Wednesday, April 25, 2012

Alaska King and Snow Crab Certified Sustainable; PSCOA Seeks MSC Salmon Certification

Global Trust, an independent firm based in Ireland, has certified Alaska king and snow crab as having met the responsible fisheries management standards for sustainable fisheries. The announcement this week came from the Alaska Seafood Marketing Association, which noted that Global trust has also certified as sustainable Alaska salmon, halibut, black cod/sablefish and Pollock fisheries.

“This certification (of crab) is a first as it is the only fishery management certification in the crab sector with formal and official ISO 65 accreditation,” said Ray Riutta, executive director of ASMI.

Representatives of the Alaska Crab Coalition and Alaska Bering Sea Crabbers, who are attending the 2012 European Seafood Exposition in Brussels, Belgium, applauded the news that the Bering Sea/Aleutian Islands crab fishery had met standards of the United Nations FAO-based certification model for responsible fisheries management.

The Purse Seine Vessel Owners Association in Seattle meanwhile announced that it would be the client of the Alaska salmon fishery for Marine Stewardship Council certification as a sustainable fishery. Wild Alaska salmon has MSC certification through the end of the 2012 season, but recertification through MSC was suspended in January after the Alaska Fisheries Development Foundation withdrew as the client for MSC recertification at the request of several major Alaska salmon processors.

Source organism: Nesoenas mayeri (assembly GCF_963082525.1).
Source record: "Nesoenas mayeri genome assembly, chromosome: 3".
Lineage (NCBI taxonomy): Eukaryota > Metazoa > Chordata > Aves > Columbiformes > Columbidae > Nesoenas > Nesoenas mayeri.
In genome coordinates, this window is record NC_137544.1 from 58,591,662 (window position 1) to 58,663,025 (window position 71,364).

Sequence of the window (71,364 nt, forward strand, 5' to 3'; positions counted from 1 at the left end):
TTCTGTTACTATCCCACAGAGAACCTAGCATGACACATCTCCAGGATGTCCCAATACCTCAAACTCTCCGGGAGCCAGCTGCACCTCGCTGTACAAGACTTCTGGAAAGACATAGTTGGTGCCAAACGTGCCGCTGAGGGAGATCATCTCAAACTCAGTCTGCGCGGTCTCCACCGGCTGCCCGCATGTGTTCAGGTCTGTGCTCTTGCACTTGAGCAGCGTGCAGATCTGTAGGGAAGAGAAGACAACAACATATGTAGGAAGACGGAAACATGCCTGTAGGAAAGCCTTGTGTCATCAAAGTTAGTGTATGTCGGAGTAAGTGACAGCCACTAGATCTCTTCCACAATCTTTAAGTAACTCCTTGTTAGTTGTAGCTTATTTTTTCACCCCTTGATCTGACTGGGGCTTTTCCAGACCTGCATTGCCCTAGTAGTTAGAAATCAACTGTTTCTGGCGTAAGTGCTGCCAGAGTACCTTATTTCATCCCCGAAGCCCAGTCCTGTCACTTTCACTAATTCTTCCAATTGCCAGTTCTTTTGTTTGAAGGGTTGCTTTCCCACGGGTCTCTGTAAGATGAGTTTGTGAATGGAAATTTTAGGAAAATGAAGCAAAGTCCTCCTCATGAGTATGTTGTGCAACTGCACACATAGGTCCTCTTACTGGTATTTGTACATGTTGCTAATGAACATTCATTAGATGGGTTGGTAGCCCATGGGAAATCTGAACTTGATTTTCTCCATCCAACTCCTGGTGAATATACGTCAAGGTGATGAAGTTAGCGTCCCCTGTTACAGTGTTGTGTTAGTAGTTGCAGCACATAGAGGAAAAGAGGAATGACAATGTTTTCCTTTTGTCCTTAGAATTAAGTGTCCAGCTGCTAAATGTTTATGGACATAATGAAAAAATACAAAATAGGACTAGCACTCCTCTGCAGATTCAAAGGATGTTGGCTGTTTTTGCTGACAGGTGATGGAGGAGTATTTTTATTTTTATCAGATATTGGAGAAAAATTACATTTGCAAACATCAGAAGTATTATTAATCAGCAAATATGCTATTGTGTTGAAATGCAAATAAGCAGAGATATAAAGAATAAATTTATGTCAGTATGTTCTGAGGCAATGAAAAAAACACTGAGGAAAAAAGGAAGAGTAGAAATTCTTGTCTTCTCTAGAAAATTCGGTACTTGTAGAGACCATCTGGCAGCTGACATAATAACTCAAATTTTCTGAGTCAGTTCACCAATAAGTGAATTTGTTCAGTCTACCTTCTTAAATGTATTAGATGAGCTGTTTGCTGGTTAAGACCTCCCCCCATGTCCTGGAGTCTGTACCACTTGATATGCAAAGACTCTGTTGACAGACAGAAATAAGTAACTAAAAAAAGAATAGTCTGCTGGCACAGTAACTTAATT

PSVOA executive director Bob Kehoe said a number of salmon processors had contacted his organization because of their desire to maintain MSC certification for Alaska salmon.

Kehoe said that the MSC certification had reinforced 50 years of responsible salmon management by the state of Alaska and the unique qualities of wild Alaska salmon.

A number of firms now offer independent third party certification of the sustainability of individual fisheries, but the cost of certification is of concern to some processors, as is the idea that a foreign company would be critiquing their fishery in a state where the sustainability of fisheries is mandated by the state constitution.

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